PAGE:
The document is an extract from the Court in Grenoble, published with priority ("avec privilege") on the 21st November 1701 by Alexandre Giroud, librarian of the Parliament. The publication contains the establishment of a tax for playing cards, as recorded in the original Edict, published in  October 1701 in Fontainebleau.
It's interesting to see how this is decribed in a legislative text and how possible loop-holes in the legislation have been forseen and dealed with. The document also gives an insight in how the law-enforcement was organised during the reign of Louis XIV, the Sun King, from 1643 until 1715.  But it also refers to new figures to be introduced on the court cards.

The text is in "old" French and certain ancient French titles are used. They have been translated in a strict manner in order to stay close to the original text. It was also interesting to see how certain words, like the "Ieu de cartes joer", were spelled or to find that in the old French an f-like letter was used in certain words for the "s", just like in old German texts.
In the English translation, I've kept to the original interpunction and use of capitals. And I haven't tried to smoothen the legislative text, so sometimes some re-reading may be necessary.

Before continuing there are a two terms that are used in the French text and that need some additional information:
-- "Fermier" has been translated here in a strict manner as "Farmer", but this Farmer has nothing to do with our present conception of a farmer. The old French title refers to what we would now call a tax-collector.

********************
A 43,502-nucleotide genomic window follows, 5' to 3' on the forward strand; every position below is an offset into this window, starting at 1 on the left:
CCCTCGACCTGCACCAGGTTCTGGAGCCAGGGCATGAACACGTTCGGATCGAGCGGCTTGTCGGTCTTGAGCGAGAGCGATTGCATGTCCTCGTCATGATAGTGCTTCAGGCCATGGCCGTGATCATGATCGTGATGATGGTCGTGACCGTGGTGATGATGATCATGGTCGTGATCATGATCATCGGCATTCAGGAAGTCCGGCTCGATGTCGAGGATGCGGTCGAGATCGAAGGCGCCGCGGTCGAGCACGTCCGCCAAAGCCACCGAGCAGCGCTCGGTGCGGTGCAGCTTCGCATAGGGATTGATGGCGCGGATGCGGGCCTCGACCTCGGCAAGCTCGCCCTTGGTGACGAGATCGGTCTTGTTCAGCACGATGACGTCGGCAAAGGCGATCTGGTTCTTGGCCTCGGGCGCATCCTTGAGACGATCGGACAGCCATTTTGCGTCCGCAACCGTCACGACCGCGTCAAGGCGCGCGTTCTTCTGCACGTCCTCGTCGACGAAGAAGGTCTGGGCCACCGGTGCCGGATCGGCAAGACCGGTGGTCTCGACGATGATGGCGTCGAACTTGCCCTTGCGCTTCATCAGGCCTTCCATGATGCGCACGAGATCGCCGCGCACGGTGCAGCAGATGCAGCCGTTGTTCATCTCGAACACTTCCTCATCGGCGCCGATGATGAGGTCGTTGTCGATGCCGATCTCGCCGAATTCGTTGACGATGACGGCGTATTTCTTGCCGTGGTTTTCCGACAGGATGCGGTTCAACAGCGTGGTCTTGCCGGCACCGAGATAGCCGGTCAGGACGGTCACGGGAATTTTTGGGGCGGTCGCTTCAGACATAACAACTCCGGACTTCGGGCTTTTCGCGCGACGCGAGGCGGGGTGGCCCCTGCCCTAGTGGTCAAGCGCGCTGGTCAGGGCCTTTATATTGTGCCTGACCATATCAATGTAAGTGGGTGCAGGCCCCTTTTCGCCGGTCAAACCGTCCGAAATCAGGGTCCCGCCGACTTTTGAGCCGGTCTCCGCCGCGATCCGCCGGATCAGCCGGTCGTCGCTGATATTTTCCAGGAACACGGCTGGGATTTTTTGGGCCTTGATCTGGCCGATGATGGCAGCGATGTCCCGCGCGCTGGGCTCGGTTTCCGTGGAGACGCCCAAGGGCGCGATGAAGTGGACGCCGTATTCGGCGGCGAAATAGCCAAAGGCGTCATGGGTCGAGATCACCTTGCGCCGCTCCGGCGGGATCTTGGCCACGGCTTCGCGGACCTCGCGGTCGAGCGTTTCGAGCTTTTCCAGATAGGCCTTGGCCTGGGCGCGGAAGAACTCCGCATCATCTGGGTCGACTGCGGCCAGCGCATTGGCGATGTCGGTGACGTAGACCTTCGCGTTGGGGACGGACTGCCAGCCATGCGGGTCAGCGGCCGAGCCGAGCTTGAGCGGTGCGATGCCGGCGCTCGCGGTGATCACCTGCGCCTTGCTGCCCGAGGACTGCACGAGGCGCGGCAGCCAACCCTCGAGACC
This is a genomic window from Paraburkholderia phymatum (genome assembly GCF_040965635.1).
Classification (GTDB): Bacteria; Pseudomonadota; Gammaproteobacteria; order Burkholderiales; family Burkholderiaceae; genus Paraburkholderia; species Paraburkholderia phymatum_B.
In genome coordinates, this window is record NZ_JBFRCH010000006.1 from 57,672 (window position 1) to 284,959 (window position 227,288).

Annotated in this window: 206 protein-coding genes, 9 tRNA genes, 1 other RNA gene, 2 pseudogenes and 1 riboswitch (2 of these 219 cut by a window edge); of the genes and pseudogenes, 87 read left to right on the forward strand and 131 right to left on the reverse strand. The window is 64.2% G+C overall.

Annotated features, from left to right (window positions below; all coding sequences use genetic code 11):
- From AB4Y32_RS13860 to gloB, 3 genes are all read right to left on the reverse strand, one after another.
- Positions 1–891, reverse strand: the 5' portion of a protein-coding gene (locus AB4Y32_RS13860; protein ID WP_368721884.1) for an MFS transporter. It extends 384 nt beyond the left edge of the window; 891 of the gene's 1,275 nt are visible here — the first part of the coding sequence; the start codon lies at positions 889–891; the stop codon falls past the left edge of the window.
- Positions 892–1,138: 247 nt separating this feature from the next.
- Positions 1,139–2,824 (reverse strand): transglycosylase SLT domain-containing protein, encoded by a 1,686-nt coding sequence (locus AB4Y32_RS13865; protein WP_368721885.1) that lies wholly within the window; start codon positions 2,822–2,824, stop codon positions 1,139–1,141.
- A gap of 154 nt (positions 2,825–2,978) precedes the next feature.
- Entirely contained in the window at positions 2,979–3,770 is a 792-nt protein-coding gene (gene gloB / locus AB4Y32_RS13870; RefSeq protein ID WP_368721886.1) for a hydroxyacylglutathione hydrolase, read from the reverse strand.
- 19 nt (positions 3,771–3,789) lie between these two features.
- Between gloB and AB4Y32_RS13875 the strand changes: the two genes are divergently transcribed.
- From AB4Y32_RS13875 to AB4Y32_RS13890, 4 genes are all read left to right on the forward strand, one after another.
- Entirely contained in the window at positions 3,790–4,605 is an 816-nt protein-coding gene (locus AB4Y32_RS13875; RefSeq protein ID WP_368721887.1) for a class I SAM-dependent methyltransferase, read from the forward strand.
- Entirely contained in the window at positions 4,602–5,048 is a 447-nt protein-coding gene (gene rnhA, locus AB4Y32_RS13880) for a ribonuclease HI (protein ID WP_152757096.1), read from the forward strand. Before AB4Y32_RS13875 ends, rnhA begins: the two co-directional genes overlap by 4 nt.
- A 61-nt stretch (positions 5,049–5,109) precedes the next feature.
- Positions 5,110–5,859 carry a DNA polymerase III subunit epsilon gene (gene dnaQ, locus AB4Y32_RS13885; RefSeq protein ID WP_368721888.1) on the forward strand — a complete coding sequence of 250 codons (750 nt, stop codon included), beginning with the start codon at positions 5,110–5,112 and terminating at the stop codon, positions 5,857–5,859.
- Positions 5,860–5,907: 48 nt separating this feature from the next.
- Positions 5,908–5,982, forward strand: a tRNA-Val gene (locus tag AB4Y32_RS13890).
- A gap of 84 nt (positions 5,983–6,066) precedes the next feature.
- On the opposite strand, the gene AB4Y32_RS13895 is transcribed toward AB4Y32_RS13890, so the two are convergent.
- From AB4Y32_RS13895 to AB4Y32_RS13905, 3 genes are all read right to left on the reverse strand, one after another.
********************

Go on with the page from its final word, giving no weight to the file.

-- "18 Deniers" = 1,5 sou = 7,50 centimes. In the Dutch Kramer dictionary for French-Dutch 1 denier is described as 1/12 sou and 1 sou as 5 centimes. Too bad that I don't know how much this was in those days, compared to a general income of a labourer, nor do I have any idea about the price of a deck of cards in those days. So it's impossible to make a judgement about the harshness of this tax, although Louis thought it was "modique"...... modest.
In the text the exact reason for this tax remains obscure, but it was most likely inspired by the start of the Spanish Succession War on September 7th 1701.

Although neither French nor English are my native languages, I still hope that I've been able to produce a truthful and conscientious translation. Should there be any visitors, that can point out mistakes, I'll be happy to replace them here with a more correct translation.

Joop Muller                               


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